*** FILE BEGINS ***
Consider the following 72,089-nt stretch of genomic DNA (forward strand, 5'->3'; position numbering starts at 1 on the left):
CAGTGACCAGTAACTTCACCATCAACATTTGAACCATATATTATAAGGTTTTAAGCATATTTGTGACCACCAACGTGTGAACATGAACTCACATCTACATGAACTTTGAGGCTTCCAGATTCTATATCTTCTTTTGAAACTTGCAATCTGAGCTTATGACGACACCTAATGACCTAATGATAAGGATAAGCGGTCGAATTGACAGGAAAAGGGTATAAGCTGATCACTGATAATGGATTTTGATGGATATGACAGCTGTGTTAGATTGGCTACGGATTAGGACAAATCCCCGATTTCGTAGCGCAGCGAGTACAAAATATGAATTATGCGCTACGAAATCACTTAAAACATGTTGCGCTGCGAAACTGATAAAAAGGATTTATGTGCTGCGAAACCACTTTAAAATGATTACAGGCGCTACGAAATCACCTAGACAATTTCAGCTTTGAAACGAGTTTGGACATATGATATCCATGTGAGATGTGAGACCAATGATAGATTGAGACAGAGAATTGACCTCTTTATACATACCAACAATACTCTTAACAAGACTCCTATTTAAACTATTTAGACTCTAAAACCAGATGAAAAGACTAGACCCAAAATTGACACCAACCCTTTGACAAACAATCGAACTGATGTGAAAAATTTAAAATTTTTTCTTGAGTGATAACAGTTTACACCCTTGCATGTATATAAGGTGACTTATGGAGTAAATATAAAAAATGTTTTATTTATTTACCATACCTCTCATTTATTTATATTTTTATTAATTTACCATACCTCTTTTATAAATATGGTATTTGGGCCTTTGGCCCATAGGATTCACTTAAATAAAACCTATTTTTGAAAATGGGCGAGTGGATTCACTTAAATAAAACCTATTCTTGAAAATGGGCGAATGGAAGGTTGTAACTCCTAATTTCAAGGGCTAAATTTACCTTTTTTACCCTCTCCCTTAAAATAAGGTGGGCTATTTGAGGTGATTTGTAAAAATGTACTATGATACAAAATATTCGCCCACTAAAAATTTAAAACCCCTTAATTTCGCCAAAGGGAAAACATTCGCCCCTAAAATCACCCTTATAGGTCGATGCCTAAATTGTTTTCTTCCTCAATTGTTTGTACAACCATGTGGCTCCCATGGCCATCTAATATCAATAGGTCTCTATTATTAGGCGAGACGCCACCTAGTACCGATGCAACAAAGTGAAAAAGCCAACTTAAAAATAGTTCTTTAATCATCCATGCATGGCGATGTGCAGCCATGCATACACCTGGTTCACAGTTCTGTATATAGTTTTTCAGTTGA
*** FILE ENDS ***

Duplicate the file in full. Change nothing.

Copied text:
Consider the following 72,089-nt stretch of genomic DNA (forward strand, 5'->3'; position numbering starts at 1 on the left):
CAGTGACCAGTAACTTCACCATCAACATTTGAACCATATATTATAAGGTTTTAAGCATATTTGTGACCACCAACGTGTGAACATGAACTCACATCTACATGAACTTTGAGGCTTCCAGATTCTATATCTTCTTTTGAAACTTGCAATCTGAGCTTATGACGACACCTAATGACCTAATGATAAGGATAAGCGGTCGAATTGACAGGAAAAGGGTATAAGCTGATCACTGATAATGGATTTTGATGGATATGACAGCTGTGTTAGATTGGCTACGGATTAGGACAAATCCCCGATTTCGTAGCGCAGCGAGTACAAAATATGAATTATGCGCTACGAAATCACTTAAAACATGTTGCGCTGCGAAACTGATAAAAAGGATTTATGTGCTGCGAAACCACTTTAAAATGATTACAGGCGCTACGAAATCACCTAGACAATTTCAGCTTTGAAACGAGTTTGGACATATGATATCCATGTGAGATGTGAGACCAATGATAGATTGAGACAGAGAATTGACCTCTTTATACATACCAACAATACTCTTAACAAGACTCCTATTTAAACTATTTAGACTCTAAAACCAGATGAAAAGACTAGACCCAAAATTGACACCAACCCTTTGACAAACAATCGAACTGATGTGAAAAATTTAAAATTTTTTCTTGAGTGATAACAGTTTACACCCTTGCATGTATATAAGGTGACTTATGGAGTAAATATAAAAAATGTTTTATTTATTTACCATACCTCTCATTTATTTATATTTTTATTAATTTACCATACCTCTTTTATAAATATGGTATTTGGGCCTTTGGCCCATAGGATTCACTTAAATAAAACCTATTTTTGAAAATGGGCGAGTGGATTCACTTAAATAAAACCTATTCTTGAAAATGGGCGAATGGAAGGTTGTAACTCCTAATTTCAAGGGCTAAATTTACCTTTTTTACCCTCTCCCTTAAAATAAGGTGGGCTATTTGAGGTGATTTGTAAAAATGTACTATGATACAAAATATTCGCCCACTAAAAATTTAAAACCCCTTAATTTCGCCAAAGGGAAAACATTCGCCCCTAAAATCACCCTTATAGGTCGATGCCTAAATTGTTTTCTTCCTCAATTGTTTGTACAACCATGTGGCTCCCATGGCCATCTAATATCAATAGGTCTCTATTATTAGGCGAGACGCCACCTAGTACCGATGCAACAAAGTGAAAAAGCCAACTTAAAAATAGTTCTTTAATCATCCATGCATGGCGATGTGCAGCCATGCATACACCTGGTTCACAGTTCTGTATATAGTTTTTCAGTTGA